Giants seek outfield help, but MLB free agent market isn't that deep


Giants seek outfield help, but MLB free agent market isn't that deep

SAN FRANCISCO — The Giants have a lot of holes on their roster, but there’s one area where the needs are particularly glaring. 

At the moment, there is one outfielder, Steven Duggar, who looks like a solid bet to be a starter on Opening Day, but even he faces question marks after having his rookie season cut short by shoulder surgery. New president of baseball operations Farhan Zaidi needs a couple of solutions for the corner spots, and depending on what he does with the arbitration-eligible Gorkys Hernandez, he might need another player capable of handling center. 

[RELATED: Get to know Steven Duggar]

The Giants have some internal options — Chris Shaw, Mac Williamson, Austin Slater — but the free agent market provides plenty of different looks. You're in some trouble, though, if you miss out on the top guys ... 

The Superstar: Bryce Harper is in a class by himself, and if Scott Boras gets his way, his salary will be in a class by itself, too. The Giants have always liked Harper, but they’re unlikely to get too involved in the bidding. 

Tier II: A.J. Pollock, Michael Brantley, Andrew McCutchen.

This group could either provide the Giants with another middle-of-the-order bat … or another terrible contract. All three of these players are in their thirties and will likely seek deals of at least three years, and according to Bob Nightengale of USA Today,

Pollock is looking for The Lorenzo Cain: five years, $80 million. That’s a lot for a player who has had serious trouble staying on the field. Brantley comes with injury risk, too, but would give the Giants a huge boost when it comes to reaching base. McCutchen liked San Francisco and wanted to stay. If his price drops, he could be the best fit.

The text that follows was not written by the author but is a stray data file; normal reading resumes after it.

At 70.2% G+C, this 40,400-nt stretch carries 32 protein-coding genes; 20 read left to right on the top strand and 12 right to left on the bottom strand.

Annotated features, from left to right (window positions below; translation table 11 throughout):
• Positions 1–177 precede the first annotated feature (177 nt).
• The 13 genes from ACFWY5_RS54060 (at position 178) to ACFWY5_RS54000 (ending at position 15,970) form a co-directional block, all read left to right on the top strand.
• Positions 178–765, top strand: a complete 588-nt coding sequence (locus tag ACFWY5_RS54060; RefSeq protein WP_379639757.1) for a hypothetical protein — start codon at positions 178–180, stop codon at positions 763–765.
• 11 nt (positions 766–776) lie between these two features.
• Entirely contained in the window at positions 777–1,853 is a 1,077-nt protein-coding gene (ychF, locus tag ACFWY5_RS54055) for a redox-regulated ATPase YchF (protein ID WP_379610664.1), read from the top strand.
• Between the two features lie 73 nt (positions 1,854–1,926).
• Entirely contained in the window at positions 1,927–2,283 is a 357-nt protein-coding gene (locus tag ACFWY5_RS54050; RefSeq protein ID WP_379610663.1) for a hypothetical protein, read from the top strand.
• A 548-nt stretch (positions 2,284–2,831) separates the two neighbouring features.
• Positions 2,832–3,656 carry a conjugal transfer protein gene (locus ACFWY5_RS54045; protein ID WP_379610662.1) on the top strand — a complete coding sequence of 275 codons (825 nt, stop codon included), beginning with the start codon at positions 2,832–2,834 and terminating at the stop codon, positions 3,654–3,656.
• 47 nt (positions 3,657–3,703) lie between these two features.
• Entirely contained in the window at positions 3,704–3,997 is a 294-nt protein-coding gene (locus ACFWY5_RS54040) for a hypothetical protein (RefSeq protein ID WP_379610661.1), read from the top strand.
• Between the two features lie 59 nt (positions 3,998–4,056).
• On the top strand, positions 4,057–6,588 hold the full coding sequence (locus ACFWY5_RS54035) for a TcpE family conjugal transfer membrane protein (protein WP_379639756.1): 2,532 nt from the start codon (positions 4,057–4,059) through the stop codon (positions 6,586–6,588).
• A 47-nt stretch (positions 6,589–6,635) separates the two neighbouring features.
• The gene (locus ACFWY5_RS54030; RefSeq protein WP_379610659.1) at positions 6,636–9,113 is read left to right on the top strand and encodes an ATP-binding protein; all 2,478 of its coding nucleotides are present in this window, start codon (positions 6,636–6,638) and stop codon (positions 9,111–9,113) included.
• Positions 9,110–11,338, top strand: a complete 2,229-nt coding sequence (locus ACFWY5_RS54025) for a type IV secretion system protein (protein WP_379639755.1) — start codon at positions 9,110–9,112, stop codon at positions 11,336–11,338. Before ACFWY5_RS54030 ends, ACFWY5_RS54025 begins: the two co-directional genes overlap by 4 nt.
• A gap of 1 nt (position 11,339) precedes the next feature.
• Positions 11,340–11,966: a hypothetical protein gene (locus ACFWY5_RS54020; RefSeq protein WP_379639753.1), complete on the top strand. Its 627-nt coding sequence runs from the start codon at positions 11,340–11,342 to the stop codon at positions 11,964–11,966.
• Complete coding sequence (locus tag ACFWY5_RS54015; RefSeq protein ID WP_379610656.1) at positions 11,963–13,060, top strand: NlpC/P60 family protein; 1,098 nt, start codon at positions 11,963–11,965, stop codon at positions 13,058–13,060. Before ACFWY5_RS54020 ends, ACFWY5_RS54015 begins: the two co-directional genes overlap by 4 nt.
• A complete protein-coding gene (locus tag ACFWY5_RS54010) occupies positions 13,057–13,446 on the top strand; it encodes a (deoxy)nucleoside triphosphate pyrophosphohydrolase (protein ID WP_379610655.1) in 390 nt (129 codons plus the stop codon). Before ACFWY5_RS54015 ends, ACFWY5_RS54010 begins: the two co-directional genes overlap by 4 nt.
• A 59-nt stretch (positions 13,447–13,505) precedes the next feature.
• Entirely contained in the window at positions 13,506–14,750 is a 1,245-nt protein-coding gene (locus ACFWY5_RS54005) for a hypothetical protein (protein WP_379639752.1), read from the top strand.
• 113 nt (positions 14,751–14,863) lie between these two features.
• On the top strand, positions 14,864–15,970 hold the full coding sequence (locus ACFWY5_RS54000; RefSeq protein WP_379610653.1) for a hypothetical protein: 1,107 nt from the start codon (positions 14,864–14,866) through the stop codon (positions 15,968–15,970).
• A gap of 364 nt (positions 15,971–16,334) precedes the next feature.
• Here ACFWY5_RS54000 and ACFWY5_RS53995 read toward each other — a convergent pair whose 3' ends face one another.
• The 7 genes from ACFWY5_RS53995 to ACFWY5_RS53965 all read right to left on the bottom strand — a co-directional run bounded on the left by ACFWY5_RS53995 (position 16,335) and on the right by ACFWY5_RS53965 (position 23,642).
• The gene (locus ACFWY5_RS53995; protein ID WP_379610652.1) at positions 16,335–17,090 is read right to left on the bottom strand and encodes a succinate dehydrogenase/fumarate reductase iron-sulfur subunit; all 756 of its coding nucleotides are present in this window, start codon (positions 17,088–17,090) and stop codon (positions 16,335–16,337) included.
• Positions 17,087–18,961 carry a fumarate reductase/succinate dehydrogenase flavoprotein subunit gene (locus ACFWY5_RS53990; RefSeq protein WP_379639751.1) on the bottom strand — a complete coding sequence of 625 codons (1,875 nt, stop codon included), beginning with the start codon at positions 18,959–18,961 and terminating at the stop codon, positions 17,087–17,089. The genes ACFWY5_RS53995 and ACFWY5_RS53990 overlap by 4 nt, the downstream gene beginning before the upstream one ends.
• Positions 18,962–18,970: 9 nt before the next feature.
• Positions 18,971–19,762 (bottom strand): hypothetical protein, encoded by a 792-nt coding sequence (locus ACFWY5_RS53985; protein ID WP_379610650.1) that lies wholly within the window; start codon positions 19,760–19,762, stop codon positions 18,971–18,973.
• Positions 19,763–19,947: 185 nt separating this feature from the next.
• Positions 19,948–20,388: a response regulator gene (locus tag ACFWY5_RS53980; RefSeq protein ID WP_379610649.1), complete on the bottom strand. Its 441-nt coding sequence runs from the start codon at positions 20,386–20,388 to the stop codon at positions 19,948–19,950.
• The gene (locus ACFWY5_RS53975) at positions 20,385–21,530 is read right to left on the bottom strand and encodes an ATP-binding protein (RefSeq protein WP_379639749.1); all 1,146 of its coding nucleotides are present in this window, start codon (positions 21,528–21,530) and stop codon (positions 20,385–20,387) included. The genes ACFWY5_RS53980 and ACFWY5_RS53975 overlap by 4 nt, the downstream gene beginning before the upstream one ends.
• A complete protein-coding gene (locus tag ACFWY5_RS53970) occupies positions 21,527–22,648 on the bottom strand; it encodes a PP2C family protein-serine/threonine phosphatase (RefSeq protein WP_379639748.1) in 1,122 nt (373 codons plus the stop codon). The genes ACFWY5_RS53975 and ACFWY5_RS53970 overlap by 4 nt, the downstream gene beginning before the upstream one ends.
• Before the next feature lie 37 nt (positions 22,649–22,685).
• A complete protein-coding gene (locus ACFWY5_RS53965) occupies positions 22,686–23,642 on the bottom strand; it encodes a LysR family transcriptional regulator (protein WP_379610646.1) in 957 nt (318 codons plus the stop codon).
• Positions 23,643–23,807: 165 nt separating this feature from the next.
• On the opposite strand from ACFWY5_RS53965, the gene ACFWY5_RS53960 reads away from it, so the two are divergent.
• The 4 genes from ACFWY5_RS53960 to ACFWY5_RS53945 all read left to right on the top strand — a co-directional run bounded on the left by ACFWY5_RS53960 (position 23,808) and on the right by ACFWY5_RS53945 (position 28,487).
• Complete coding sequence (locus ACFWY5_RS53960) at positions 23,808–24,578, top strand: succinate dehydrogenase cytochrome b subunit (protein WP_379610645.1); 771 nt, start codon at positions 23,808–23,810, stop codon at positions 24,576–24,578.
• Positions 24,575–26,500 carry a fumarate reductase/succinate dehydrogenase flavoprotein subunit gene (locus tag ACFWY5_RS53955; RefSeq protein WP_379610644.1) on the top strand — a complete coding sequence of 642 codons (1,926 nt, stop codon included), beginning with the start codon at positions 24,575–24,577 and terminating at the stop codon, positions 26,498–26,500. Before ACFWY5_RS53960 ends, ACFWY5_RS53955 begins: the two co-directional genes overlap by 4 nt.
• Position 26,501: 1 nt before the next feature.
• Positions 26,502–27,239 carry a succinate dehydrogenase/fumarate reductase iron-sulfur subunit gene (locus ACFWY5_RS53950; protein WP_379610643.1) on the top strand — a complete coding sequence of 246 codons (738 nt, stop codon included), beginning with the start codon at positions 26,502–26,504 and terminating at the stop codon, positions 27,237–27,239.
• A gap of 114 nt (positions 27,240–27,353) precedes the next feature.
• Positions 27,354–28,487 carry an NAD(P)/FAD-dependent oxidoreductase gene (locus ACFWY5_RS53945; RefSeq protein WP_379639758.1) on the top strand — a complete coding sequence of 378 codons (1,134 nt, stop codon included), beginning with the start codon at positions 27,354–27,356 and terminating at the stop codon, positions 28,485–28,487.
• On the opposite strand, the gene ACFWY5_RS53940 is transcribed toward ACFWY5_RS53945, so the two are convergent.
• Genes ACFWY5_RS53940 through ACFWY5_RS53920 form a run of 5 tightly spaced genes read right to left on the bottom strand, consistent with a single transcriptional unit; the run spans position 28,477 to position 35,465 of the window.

The Wild Card: Marwin Gonzalez.

The former Astro can play every infield spot and made 65 starts in left last season. If the Giants think Shaw, Williamson or Slater will work into the everyday mix, Gonzalez would be interesting as someone who could get plenty of starts in left and then move around on other days. 

Former All-Stars: Nick Markakis, Adam Jones, Carlos Gonzalez.

The drop-off is pretty steep once you get past the guys previously mentioned. Markakis is coming off his best year, but Zaidi said he wants to get younger and more athletic, and the former Brave just turned 35. Jones is 33 and far removed from his peak, but perhaps he could provide some right-handed pop in a corner. Gonzalez, 33, had a .633 OPS away from Coors Field last season and has a .637 OPS in 74 career games at AT&T Park. 

[RELATED: How Zaidi can pull of Giants salary swap]

The Rest: Gerardo Parra, Denard Span, Jon Jay, Hunter Pence, Melky Cabrera, Curtis Granderson, Carlos Gomez, Matt Joyce, Rajai Davis, Brandon Guyer, Derek Dietrich.

You can add a few more similar types to this list, too. Ironically, there are quite a few former Giants looking for outfield jobs, but don’t expect any reunions. You don’t have to go far down this list before you decide, “Man, we’re much better off just playing our own young outfielders and hoping one of them breaks out.” 

MLB opt-out tracker: Every player who has declined to play 2020 season